I get it. The holidays are a stressful time for a lot of us. Let’s face it, alcohol may be present at just the right time – that work party you didn’t really want to go to in the first place. Or that family gathering that usually ends up in some sort of nonsense argument that you’d rather not be a part of. Or yet again, you go home after a shopping trip you spent way too much money on and now you’re not sure how the electric bill is gonna get paid. Stress. Alcohol, like food, is a quick fix. But only temporary and ineffective long term.

Here are some tips to keep it real and sane this season:

  1. Incorporate alcohol into your plan if you usually indulge. One or two drinks max and then switch to a calorie free seltzer water. Social drinking can also get the best of us. If you continue to drink in a wine glass, but keep it alcohol free, you may surprise yourself how you really don’t notice. And if you don’t usually drink, well don’t start now!
  2. Be aware of calories. Light beer, non-dessert white wines, and liquor in calorie free or low calorie mixers are the lowest options. Dark beers, dessert wines, and fancy drinks can contain up to 800 calories a pop (mudslides, egg nog and rum, margaritas, etc). Know your serving sizes too. Once drink = 12 ounces beer, 4-6 ounces wine, 1 ounce liquor = 100 calories roughly
  3. Destress in other ways. Start with the source of your stress.
    • Lack of time? Find time weekly to do something fun or enjoyable. This may be off your normal routine since the holidays generally keep us busy. Whatever that is for you, just ten minutes of meditation, a few minutes set aside for daily devotions, reading a book, or getting your nails done can make a huge difference mentally.
    • Lack money? Trying a secret santa gift exchange among your extended family, cutting down on the amount of presents you normally buy your friends/family, and simply following a gift budget can all help. Try shopping ahead of time to space it out. It’s only early November and if we’d all start our gift shopping now, it would cut down on a lot of financial stress and keep us from battling the crowds later on. As Dave Ramsey says, Christmas is the same day every year, yet we all act like it’s a surprise emergency!
    • Exercise. We all know this helps with stress yet this will be the first to go when time is slim. Make it a priority this year to walk even if only 20-30 minutes a day. It will help you sleep better and handle any unknowns that come your way better. If you normally do your exercise in the evening, you may have to switch it up and do it in the morning during the holidays with a busier schedule. If you normally take the weekends off, you may need to go ahead and walk on the weekends to make up for missed time on the weekdays. Bottom line, be flexible when your schedule calls for it.
    • In the moment, try aromatherapy. When we are stuck in traffic or at the family dinner and a fight breaks out, it’s tempting to handle stress poorly. But don’t underestimate the power of aromatherapy from essential oils. Personal favorites include wild orange, lavender, and grounding blend. A drop or two can be worn on a diffuser necklace or rubbed between the palms of your hands and inhaled for a quick shot to the limbic brain – the center that controls our emotions.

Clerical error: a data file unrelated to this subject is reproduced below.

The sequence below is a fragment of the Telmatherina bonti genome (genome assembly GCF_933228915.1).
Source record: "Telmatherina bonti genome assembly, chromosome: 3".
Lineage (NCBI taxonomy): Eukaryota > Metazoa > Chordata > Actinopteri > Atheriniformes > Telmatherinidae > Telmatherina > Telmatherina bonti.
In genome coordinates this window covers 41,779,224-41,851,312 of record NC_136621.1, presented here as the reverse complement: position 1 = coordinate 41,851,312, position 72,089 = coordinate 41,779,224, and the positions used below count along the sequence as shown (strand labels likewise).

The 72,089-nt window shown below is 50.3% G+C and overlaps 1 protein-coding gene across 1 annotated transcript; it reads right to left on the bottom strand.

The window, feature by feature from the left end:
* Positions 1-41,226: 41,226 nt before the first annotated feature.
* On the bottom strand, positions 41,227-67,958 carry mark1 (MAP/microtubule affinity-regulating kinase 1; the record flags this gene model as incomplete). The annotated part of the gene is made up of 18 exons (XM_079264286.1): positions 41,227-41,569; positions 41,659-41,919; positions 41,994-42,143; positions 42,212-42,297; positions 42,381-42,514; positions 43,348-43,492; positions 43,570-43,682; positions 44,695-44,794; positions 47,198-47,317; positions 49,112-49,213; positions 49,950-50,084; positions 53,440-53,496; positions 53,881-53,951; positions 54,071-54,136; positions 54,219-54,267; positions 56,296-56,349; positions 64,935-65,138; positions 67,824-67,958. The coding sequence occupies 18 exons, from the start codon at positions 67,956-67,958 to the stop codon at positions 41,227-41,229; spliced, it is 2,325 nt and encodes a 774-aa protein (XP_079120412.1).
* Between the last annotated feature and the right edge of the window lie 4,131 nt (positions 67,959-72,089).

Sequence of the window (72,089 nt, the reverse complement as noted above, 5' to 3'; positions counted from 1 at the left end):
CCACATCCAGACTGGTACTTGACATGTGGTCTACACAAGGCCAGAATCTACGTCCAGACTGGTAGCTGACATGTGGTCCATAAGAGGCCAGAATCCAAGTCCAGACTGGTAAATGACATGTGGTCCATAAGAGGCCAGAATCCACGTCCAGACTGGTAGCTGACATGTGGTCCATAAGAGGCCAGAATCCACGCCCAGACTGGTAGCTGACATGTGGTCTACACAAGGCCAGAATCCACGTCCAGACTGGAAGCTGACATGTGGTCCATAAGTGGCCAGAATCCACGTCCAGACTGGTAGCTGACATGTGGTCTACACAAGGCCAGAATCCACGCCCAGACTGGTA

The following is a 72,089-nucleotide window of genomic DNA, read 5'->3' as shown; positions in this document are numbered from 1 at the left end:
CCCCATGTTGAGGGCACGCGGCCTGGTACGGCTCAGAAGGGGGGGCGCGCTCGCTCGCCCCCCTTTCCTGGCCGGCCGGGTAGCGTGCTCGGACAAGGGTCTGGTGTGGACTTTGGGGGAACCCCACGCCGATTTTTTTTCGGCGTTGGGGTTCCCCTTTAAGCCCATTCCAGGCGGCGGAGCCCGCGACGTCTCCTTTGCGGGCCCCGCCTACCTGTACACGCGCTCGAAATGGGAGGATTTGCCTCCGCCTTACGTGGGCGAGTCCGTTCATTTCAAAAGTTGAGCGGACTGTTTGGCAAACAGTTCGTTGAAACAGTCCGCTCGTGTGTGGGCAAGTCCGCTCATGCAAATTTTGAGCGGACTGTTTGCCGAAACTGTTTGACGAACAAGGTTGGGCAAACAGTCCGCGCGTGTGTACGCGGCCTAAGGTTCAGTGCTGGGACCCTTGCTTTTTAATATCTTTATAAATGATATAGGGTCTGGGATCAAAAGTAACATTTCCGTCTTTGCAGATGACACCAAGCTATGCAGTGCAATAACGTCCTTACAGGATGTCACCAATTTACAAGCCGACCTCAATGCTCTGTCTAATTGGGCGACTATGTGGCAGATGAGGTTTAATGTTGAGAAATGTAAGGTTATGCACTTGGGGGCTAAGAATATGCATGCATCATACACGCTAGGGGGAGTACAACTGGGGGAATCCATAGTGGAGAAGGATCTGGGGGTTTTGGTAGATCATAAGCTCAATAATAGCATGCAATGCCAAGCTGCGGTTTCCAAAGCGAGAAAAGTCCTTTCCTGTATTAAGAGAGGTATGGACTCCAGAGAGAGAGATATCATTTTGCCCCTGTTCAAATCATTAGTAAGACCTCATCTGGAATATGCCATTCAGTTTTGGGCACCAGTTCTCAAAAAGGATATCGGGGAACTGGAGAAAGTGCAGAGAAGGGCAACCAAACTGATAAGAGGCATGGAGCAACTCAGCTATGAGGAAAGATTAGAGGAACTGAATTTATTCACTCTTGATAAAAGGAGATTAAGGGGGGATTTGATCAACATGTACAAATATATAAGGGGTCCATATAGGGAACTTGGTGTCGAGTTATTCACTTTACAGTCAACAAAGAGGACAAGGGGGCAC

Let me know what your strategy is going to be this holiday season. Do you have something to add or do you plan do use one of these tips?

P.S. If you’re looking for online support with like minded moms striving to live a healthier lifestyle, you may be interested in joining my free support group here.

Follow me for daily livestreams on Facebook

Instagram: TheOilRD

Email: contact@jillianmcmullen.com

Jillian McMullen, RDN, CSOWM, LDN

5 ways to avoid the candy binge this Halloween

It’s coming, it’s already here actually. Especially if you have kids. We’ve already been to two festivals that left my children with bags full of candy. And we still have trunk or treat along with the actually day of trick or treating to go. We haven’t purchased our own candy to pass out, but usually we have leftovers.

So, how do you handle all that candy without gaining a gazillion pounds? I’ve come up with some tips that I hope will help you out. And no, it doesn’t involved passing out raisin boxes, toys, or boxes of floss. I’m not trying to get your house egged this year.

  1. Buy candy to pass out that you don’t care for. This should be common sense, but it’s so tempting to buy giant bags of candy bars.
  2. Buy about 25% less candy than you think you will need. I don’t know about you, but every single year, I buy way more candy to pass out than we need and then we have a ton leftover. If you do have leftover candy, donate it to your Sunday school class at church, the work break room, or wherever you think could use it. Just not your kitchen counter candy dish.
  3. Know your candy sizes. For chocolates that is. Minis are the small square candies. Snack-size and fun-size treats are usually about 2 inches long. Go for the minis! They are typically around 25 to 50 calories a pop. The “fun size” (also called “snack size”) are anything but fun for your waistline. Each one is anywhere from 70 to 85 or more calories. Have you ever stopped at just one? Ever? “Snack size” is a misnomer. It’s not enough for a snack.
  4. Remember calories count. Unfortunately sugar calories do nothing for hunger levels. All of those straight sugary concoctions – sweet tarts, lollipops, gummies, chewing gum, candy corns, chocolates, mallows, taffies, and caramels contain many calories with zero effect on satiety levels. Should you consume extra candy calories, balance it out by cutting calories from other areas of the day and add more activity. Maybe volunteer to be that one that takes the kids trick or treating around the neighborhood this year? For a list of the lowest calorie candies, go here.
  5. Relax. I usually include this tip in for any holiday. It’s just one day and one day will not mess up your efforts to live a healthy lifestyle. As long as you keep it to one day. Commit this year to celebrating each holiday with ways other than food – enjoy family, friends, the decorations, and festivities. Enjoy the traditional foods on their respective days only and the traditional weight gain that happens between now and December 31 will not happen.

Remember that sugar is addictive. Implement these strategies and you will do fine. However, if you know that starting will lead you down a dark, dark path, it’s okay to decide to stop before you even start. Let me know in the comments what has helped you to avoid the candy binge in the past or how you plan to conquer it this year.

P.S. If you’re looking for online support with like minded moms striving to live a healthier lifestyle, you may be interested in joining my free support group here.

Follow me for daily livestreams on Facebook

Instagram: TheOilRD

Email: contact@jillianmcmullen.com

Jillian McMullen, RDN, CSOWM, LDN